In addition to composing his own music at the Cotton Club, Ellington arranged music by other great songwriters including Harold Arlen and Ted Koehler, and Jimmy McHugh and Dorothy Fields. Songs from these talents represented in both the musical and on the companion disc include “It Don’t Mean a Thing”, “Stormy Weather,” “I Can’t Give You Anything But Love” and “Cotton Club Stomp”. The recordings here were made between 1927 and 1940; as Ellington recorded many of these tunes numerous times for various labels, Legacy has a vast archive of performances to draw upon.  The Original Recordings includes vocals by African-American trailblazers Ethel Waters, The Mills Brothers and Ivie Anderson; their spirits are all affectionately channeled onstage in the production.

After the jump, we have more including the complete track listing with verified discography, and order links! Read the rest of this entry »

Written by Joe Marchese

June 19, 2014 at 09:52

Release Round-Up: Week of June 17

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Dave Matthews Band - Remember Two ThingsDave Matthews Band, Remember Two Things: Expanded Edition (Bama Rags/RCA/Legacy)

The DMB’s 1993 mostly-live, self-released debut netted them enough exposure for a major-label deal some 20 years, six consecutive No. 1 studio albums and countless tours ago. Now, it’s back on CD with unreleased photos and two unheard studio bonus tracks; plus, for the first time, it’s being released on vinyl (with the bonus tracks available as a download).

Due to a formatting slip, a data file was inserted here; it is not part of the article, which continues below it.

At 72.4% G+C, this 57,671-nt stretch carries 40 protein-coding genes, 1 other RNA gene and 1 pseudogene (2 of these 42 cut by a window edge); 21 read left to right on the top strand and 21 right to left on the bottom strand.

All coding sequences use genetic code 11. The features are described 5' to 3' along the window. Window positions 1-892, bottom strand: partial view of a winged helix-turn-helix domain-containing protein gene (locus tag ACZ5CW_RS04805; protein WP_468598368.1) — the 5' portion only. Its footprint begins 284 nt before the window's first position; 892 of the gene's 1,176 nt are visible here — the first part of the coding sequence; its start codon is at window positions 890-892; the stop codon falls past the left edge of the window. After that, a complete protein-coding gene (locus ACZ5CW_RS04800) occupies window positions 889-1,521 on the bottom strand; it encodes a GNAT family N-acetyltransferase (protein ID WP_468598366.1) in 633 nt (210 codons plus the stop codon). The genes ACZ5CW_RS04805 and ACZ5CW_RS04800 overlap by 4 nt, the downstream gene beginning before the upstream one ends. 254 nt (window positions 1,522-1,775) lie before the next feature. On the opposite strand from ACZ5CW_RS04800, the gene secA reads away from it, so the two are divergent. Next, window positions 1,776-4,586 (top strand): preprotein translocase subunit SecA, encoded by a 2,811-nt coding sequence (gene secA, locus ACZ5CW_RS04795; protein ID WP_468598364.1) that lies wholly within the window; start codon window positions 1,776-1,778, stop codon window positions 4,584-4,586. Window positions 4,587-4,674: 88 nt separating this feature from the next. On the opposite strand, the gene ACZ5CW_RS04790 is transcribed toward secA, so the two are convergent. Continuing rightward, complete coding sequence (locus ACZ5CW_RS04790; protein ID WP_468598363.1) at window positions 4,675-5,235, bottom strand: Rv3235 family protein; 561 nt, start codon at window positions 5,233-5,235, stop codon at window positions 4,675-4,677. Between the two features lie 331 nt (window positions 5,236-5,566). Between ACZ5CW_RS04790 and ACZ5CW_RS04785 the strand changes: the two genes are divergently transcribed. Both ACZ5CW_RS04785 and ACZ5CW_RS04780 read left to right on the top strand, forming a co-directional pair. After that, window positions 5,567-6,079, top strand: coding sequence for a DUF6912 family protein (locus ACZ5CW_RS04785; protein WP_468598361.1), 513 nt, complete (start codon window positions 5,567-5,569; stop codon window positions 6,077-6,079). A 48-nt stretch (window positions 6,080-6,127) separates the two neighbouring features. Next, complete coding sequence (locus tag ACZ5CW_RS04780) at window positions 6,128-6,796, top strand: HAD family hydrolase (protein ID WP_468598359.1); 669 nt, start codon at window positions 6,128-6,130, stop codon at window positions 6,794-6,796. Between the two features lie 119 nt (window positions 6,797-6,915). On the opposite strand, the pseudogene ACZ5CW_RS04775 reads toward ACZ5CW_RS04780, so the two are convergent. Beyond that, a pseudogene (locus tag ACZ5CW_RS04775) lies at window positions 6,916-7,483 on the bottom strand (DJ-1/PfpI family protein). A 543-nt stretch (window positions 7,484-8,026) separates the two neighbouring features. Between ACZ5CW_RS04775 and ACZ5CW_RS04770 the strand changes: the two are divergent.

CD: Amazon U.S. / Amazon U.K.
LP: Amazon U.S. / Amazon U.K.

Hendrix Blue Wild Angel BDJimi Hendrix, Blue Wild Angel: Jimi Hendrix Live At The Isle of Wight (Blu-ray Disc) (Experience Hendrix/Legacy)

Recorded in 1970 and released on DVD in 2002, Hendrix’s set at the acclaimed festival gets upgraded for the HD set. (Amazon U.S. / Amazon U.K.)

Willie It Will Come To PassWillie Nelson, It Will Come to Pass: The Metaphysical Worlds and Poetic Introspections of Willie Nelson (Omni)

On the same date that Legacy Recordings issues Willie Nelson’s newest studio album Band of Brothers, U.K. label Omni delves into his RCA Victor catalogue for a 28-track collection of “some of the most philosophical and lysergic sounds ever captured in a Nashville studio.” Omni promises that this deluxe release is remastered from the original tapes, and includes new liner notes, rare photos and previously unreleased tracks. (Amazon U.K. / Amazon U.S.)

Duke After MidnightDuke Ellington, The Original Recordings That Inspired the Broadway Hit “After Midnight” (Legacy)

Broadway’s Cotton Club revue After Midnight recently posted its closing notice, but you can take home its music on this disc of the original recordings by Duke Ellington that inspired the musical! (Amazon U.S. / Amazon U.K.)

Written by Mike Duquette

June 17, 2014 at 08:19

In A Sentimental Mood: Pablo Expands Sarah Vaughan’s “Ellington Songbooks”